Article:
“Dry fertilizer requires moisture. Often with dry fertilizer we’d get dry weather in June and couldn’t get the utilization out of it. Heavy suspension fertilizer doesn’t have to convert to a useable form. As soon as we get to that V3-V6 range, the suspension fertilizer is gone.”
“To get the most bang for our buck, we really have to use all three products (NPK) together…”
Hoober points out that clay needs to be added to liquid suspension fertilizer. It helps keep nutrients in the root zone towards the end of the growth stage. It’s also critical to have a trustworthy supplier.
“You need a really good potash when using suspensions or else it can become a hassle and create problems,” Hoober says. “We work with the Willard Ag fertilizer company. Their blending process really helped us improve our efficiency with suspension fertilizers.”
Closing the Corn Yield Gap
High yielding strip-till corn doesn’t happen by accident, Hoober says. While the highest corn yield ever was the 616 bushels per acre achieved by David Hula in 2019, most growers are harvesting much less; the average U.S. corn yield is 177 bushels per acre. The difference between the average yield and the potential represented by the record high is often referred to as the “yield gap.”
Hoober says proper nutrient uptake is key to closing that gap. And the key to uptake, he says, is getting the nutrients into the root zone. Using an application rate of 100 pounds of N and 40 pounds of P2O5 as an example, Hoober says nutrient concentrations in the root zone vary dramatically based on application method:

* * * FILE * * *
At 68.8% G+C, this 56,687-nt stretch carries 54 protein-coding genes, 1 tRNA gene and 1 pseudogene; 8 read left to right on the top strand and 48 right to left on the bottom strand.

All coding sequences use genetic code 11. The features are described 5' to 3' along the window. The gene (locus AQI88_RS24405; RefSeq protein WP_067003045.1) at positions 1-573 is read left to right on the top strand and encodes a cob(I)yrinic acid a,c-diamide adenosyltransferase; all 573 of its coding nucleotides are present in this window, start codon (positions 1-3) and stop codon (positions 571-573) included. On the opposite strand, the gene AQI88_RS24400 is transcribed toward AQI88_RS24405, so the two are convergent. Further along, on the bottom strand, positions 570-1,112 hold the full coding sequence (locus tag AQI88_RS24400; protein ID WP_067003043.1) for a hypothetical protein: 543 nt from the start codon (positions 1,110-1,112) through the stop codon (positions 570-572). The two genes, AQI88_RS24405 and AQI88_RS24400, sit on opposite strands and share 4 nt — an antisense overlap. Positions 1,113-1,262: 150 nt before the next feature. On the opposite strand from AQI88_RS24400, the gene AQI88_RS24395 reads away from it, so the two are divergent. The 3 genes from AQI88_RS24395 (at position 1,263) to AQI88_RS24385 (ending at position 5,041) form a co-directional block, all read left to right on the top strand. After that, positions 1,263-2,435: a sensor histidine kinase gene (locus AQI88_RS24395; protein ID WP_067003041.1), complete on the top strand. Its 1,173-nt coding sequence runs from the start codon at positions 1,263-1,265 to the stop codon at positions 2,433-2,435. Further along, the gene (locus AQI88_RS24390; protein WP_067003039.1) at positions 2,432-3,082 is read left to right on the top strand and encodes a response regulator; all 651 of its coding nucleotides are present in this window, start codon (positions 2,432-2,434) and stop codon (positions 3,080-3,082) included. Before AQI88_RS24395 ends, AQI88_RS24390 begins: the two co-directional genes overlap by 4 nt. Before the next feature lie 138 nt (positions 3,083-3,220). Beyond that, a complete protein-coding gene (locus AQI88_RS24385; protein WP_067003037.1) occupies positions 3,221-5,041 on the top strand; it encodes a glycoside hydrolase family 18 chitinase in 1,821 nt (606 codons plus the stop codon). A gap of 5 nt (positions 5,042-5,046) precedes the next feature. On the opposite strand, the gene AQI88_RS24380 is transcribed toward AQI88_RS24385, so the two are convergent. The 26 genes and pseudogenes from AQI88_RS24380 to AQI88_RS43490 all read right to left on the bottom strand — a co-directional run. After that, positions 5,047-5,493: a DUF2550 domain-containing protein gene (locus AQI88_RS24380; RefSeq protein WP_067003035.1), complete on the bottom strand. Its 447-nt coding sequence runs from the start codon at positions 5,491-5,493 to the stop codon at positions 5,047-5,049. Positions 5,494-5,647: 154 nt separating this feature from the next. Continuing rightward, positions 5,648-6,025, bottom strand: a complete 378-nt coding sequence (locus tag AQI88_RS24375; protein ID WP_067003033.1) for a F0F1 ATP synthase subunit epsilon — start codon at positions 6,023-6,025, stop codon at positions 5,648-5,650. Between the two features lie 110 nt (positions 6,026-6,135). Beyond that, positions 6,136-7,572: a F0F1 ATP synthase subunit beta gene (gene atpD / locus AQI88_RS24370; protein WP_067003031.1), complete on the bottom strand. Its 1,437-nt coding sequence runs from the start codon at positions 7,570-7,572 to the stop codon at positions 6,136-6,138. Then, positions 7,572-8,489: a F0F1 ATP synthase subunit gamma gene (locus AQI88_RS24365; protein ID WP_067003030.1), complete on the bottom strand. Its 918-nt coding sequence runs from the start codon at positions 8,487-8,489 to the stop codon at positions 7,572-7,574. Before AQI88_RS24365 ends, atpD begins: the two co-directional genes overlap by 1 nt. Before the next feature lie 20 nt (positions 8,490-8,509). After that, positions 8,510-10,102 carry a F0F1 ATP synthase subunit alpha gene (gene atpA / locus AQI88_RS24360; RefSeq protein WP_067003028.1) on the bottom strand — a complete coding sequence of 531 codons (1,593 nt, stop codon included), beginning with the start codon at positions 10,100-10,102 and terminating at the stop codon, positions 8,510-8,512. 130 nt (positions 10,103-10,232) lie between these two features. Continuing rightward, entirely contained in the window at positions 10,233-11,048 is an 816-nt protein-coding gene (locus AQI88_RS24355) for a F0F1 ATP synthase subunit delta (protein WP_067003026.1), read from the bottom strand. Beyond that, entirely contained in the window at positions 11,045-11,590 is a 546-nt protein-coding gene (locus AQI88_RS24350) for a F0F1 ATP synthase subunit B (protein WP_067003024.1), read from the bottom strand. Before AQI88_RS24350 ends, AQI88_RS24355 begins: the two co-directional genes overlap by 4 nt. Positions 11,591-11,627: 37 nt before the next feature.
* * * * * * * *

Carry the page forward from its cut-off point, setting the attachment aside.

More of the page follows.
Broadcast & disced: 11 ppm N, 19 ppm P
Surface banded: 750 ppm N, 128 ppm P
Root Zone banded: 6,200 ppm N
(5-6 inches below seed) 1,200 ppm P
TIME TO CONCENTRATE. Nutrient concentration in the root zone varies greatly depending upon application method. With an application of 100 pounds of N and 40 pounds of P2O5, broadcast and disced dry fertilizer provided only 11 ppm of N and 19 ppm of P, compared to 750 ppm of N and 128 ppm of P with surface banding and 6,200 ppm of N and 1,200 ppm of P with zone banding.
Other factors in availability are timing and product type. Citing research from Pioneer, Hoober says 63% of N is used up through the tasseling stage, so it’s critical that it be in an available form during that timeframe.
“When we were using dry fertilizer, we couldn’t get it to convert fast enough for the plant to use it,” he says.
As an example, Hoober says a grower aiming for 300-plus-bushel corn, with a 36,000-plus population, might apply roughly 340 pounds per acre of nitrogen (N), 416 pounds of potash (K) and 157 pounds of phosphorus (P). In this situation, by day 12, N uptake is around 132 pounds, K is 183 pounds and P is 34 pounds.